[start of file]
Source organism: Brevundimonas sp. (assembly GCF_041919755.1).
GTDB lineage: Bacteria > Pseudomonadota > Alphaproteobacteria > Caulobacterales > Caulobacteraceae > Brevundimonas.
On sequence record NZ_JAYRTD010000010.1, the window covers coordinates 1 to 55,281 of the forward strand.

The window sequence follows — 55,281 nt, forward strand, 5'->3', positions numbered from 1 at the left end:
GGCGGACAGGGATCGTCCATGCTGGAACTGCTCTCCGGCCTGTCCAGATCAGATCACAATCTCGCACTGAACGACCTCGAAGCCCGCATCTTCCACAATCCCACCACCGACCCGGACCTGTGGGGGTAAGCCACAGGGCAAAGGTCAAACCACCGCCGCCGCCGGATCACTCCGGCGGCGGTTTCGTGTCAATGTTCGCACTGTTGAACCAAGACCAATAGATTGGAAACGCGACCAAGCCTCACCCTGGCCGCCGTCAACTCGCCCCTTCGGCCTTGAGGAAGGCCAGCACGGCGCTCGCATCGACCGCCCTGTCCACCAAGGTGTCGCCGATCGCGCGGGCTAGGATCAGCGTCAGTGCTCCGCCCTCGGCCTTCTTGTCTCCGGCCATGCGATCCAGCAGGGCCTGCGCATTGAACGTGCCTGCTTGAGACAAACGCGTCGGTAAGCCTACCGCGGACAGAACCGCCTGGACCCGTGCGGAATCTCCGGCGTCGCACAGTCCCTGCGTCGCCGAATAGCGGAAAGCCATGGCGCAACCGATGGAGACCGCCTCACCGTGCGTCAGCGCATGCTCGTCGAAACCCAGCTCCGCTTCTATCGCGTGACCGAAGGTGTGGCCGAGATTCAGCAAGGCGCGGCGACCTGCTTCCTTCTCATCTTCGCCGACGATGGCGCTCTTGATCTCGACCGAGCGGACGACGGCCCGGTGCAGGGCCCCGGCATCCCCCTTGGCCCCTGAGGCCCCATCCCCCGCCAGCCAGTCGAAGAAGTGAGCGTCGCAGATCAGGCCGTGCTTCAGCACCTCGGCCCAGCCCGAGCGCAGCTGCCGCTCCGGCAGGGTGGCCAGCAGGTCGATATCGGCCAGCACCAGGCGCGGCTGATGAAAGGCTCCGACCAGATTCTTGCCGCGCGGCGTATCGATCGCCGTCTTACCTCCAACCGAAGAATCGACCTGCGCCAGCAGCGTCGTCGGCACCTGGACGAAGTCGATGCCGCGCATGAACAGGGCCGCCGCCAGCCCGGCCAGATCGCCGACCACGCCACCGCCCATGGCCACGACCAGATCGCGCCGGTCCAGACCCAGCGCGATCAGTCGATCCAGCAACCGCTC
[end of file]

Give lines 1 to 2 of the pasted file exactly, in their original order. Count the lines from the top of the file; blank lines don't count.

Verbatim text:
Source organism: Brevundimonas sp. (assembly GCF_041919755.1).
GTDB lineage: Bacteria > Pseudomonadota > Alphaproteobacteria > Caulobacterales > Caulobacteraceae > Brevundimonas.